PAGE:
A consequence of oxidative stress is DNA damage. The survival of Porphyromonas gingivalis in the inflammatory microenvironment of the periodontal pocket requires an ability to overcome oxidative stress caused by reactive oxygen species (ROS). 8-Oxo-7,8-dihydroguanine (8-oxoG) is typical of oxidative damage induced by ROS. There is no information on the presence of 8-oxoG in P. gingivalis under oxidative stress conditions or on a putative mechanism for its repair. High-pressure liquid chromatography with electrochemical detection analysis of chromosomal DNA revealed higher levels of 8-oxoG in P. gingivalis FLL92, a nonpigmented isogenic mutant, than in the wild-type strain. 8-OxoG repair activity was also increased in cell extracts from P. gingivalis FLL92 compared to those from the parent strain. Enzymatic removal of 8-oxoG was catalyzed by a nucleotide excision repair (NER)-like mechanism rather than the base excision repair (BER) observed in Escherichia coli. In addition, in comparison with other anaerobic periodontal pathogens, the removal of 8-oxoG was unique to P. gingivalis. Taken together, the increased 8-oxoG levels in P. gingivalis FLL92 could further support a role for the hemin layer as a unique mechanism in oxidative stress resistance in this organism. In addition, this is the first observation of an NER-like mechanism as the major mechanism for removal of 8-oxoG in P. gingivalis.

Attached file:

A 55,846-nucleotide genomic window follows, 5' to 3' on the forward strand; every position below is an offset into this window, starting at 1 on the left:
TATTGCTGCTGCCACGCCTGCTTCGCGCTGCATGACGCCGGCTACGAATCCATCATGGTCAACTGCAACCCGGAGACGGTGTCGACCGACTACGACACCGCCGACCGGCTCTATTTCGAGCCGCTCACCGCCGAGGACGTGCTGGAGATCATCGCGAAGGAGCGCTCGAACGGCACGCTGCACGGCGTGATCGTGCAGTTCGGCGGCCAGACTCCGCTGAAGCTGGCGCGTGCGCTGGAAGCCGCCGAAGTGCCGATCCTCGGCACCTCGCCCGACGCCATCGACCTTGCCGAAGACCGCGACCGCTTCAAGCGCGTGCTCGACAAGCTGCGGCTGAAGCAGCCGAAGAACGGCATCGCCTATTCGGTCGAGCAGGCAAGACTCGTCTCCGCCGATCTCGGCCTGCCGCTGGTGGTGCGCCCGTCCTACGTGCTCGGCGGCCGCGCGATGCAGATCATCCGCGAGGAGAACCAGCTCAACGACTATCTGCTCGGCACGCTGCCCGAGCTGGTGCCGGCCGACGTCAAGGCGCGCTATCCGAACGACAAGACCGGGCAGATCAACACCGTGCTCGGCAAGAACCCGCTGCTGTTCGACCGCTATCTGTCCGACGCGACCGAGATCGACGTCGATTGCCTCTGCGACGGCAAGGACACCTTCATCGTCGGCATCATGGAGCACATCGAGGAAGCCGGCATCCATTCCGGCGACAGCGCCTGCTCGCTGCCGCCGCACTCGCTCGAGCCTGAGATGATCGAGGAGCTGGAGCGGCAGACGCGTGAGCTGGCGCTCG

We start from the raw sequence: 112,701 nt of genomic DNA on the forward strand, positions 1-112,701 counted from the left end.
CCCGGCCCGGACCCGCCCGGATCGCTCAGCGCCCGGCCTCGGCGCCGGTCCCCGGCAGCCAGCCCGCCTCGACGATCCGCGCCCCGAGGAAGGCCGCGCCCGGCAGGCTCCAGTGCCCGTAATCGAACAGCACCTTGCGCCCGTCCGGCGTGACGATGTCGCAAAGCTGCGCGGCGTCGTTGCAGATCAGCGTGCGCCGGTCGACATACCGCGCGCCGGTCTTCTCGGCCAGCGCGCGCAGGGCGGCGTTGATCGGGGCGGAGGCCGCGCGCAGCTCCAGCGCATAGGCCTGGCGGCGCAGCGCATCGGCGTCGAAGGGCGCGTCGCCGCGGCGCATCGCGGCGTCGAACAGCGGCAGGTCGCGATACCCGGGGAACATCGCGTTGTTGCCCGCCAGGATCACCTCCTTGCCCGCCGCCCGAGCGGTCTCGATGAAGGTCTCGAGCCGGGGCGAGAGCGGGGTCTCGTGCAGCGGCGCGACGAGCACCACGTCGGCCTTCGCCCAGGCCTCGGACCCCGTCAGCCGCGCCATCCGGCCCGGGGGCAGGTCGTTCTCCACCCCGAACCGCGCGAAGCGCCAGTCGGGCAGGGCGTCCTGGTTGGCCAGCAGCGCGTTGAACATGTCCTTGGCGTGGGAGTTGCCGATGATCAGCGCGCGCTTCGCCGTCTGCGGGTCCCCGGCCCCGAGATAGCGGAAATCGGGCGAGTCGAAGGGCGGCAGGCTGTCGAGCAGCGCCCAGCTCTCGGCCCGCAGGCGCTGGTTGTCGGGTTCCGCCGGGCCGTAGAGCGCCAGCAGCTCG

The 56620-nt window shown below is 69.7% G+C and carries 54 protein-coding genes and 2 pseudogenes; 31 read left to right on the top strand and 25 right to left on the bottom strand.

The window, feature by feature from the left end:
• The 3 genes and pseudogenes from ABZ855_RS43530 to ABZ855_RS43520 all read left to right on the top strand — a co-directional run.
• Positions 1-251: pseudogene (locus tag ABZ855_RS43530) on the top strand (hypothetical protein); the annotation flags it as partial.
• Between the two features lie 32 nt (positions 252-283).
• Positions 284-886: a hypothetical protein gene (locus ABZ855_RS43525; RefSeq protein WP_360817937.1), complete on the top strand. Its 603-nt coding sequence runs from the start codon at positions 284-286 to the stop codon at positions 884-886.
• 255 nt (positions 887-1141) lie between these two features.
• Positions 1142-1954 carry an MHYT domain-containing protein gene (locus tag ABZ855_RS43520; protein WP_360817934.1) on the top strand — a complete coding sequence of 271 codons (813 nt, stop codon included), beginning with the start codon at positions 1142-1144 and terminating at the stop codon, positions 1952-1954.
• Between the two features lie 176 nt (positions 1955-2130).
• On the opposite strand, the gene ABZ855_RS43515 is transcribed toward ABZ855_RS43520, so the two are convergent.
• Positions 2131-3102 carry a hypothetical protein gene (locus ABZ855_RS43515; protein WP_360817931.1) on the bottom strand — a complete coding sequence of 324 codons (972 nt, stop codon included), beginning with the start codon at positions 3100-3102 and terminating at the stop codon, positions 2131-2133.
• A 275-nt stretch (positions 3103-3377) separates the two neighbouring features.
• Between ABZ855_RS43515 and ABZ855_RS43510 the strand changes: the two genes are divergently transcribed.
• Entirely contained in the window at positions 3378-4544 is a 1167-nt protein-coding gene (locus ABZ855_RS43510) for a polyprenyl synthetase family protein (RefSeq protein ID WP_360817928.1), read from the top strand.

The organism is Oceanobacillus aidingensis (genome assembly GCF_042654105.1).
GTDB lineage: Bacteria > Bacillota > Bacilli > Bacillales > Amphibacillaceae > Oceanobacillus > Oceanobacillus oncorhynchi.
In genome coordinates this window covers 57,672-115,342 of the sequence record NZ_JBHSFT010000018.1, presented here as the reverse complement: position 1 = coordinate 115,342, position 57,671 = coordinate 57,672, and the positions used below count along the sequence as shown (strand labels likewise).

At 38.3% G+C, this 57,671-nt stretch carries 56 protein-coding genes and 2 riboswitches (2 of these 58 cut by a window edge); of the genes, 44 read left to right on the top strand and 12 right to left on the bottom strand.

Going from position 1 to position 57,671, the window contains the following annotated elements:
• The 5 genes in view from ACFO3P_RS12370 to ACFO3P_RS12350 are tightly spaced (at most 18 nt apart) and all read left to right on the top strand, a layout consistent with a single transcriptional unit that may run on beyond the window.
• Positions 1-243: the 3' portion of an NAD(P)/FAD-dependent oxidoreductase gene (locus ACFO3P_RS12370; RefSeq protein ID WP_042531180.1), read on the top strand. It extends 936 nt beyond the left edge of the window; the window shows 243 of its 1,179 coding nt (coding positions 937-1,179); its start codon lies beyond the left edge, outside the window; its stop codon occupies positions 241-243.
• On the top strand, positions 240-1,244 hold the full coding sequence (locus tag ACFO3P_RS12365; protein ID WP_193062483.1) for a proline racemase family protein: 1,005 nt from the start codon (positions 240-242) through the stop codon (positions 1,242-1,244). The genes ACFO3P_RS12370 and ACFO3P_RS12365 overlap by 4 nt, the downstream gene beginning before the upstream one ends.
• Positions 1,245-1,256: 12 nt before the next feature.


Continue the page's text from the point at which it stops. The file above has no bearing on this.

ASJC Scopus subject areas
- Molecular Biology